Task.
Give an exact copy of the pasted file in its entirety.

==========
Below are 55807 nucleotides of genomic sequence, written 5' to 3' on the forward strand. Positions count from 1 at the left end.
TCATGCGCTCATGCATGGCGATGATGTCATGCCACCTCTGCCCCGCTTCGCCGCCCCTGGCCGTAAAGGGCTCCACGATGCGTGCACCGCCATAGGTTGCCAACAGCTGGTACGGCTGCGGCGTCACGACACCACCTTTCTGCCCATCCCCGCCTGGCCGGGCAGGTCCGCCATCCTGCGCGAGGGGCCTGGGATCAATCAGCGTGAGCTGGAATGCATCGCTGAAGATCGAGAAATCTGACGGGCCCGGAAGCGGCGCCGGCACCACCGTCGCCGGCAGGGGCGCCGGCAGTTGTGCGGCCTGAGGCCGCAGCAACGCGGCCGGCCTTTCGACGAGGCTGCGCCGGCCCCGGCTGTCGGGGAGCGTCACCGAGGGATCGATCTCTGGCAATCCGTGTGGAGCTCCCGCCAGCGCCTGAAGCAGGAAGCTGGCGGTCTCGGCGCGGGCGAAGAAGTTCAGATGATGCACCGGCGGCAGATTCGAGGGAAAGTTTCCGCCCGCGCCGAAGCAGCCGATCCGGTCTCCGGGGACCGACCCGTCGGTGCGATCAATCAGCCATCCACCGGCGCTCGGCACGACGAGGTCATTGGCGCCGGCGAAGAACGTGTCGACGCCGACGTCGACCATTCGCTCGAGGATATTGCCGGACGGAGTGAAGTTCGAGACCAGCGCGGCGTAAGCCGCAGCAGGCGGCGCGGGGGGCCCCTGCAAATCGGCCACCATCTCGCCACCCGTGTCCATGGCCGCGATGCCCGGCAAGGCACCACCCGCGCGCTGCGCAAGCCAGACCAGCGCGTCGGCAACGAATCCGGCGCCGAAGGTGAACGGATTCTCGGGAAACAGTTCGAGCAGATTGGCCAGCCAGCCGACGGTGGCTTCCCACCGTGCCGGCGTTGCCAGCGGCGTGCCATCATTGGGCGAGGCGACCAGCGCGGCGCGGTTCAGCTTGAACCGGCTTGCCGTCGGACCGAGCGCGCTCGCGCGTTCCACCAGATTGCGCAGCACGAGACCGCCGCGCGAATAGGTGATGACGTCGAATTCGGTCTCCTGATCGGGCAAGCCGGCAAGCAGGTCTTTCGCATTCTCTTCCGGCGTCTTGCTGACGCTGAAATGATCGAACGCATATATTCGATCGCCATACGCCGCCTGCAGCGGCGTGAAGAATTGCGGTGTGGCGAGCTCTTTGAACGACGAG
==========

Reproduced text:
Below are 55807 nucleotides of genomic sequence, written 5' to 3' on the forward strand. Positions count from 1 at the left end.
TCATGCGCTCATGCATGGCGATGATGTCATGCCACCTCTGCCCCGCTTCGCCGCCCCTGGCCGTAAAGGGCTCCACGATGCGTGCACCGCCATAGGTTGCCAACAGCTGGTACGGCTGCGGCGTCACGACACCACCTTTCTGCCCATCCCCGCCTGGCCGGGCAGGTCCGCCATCCTGCGCGAGGGGCCTGGGATCAATCAGCGTGAGCTGGAATGCATCGCTGAAGATCGAGAAATCTGACGGGCCCGGAAGCGGCGCCGGCACCACCGTCGCCGGCAGGGGCGCCGGCAGTTGTGCGGCCTGAGGCCGCAGCAACGCGGCCGGCCTTTCGACGAGGCTGCGCCGGCCCCGGCTGTCGGGGAGCGTCACCGAGGGATCGATCTCTGGCAATCCGTGTGGAGCTCCCGCCAGCGCCTGAAGCAGGAAGCTGGCGGTCTCGGCGCGGGCGAAGAAGTTCAGATGATGCACCGGCGGCAGATTCGAGGGAAAGTTTCCGCCCGCGCCGAAGCAGCCGATCCGGTCTCCGGGGACCGACCCGTCGGTGCGATCAATCAGCCATCCACCGGCGCTCGGCACGACGAGGTCATTGGCGCCGGCGAAGAACGTGTCGACGCCGACGTCGACCATTCGCTCGAGGATATTGCCGGACGGAGTGAAGTTCGAGACCAGCGCGGCGTAAGCCGCAGCAGGCGGCGCGGGGGGCCCCTGCAAATCGGCCACCATCTCGCCACCCGTGTCCATGGCCGCGATGCCCGGCAAGGCACCACCCGCGCGCTGCGCAAGCCAGACCAGCGCGTCGGCAACGAATCCGGCGCCGAAGGTGAACGGATTCTCGGGAAACAGTTCGAGCAGATTGGCCAGCCAGCCGACGGTGGCTTCCCACCGTGCCGGCGTTGCCAGCGGCGTGCCATCATTGGGCGAGGCGACCAGCGCGGCGCGGTTCAGCTTGAACCGGCTTGCCGTCGGACCGAGCGCGCTCGCGCGTTCCACCAGATTGCGCAGCACGAGACCGCCGCGCGAATAGGTGATGACGTCGAATTCGGTCTCCTGATCGGGCAAGCCGGCAAGCAGGTCTTTCGCATTCTCTTCCGGCGTCTTGCTGACGCTGAAATGATCGAACGCATATATTCGATCGCCATACGCCGCCTGCAGCGGCGTGAAGAATTGCGGTGTGGCGAGCTCTTTGAACGACGAG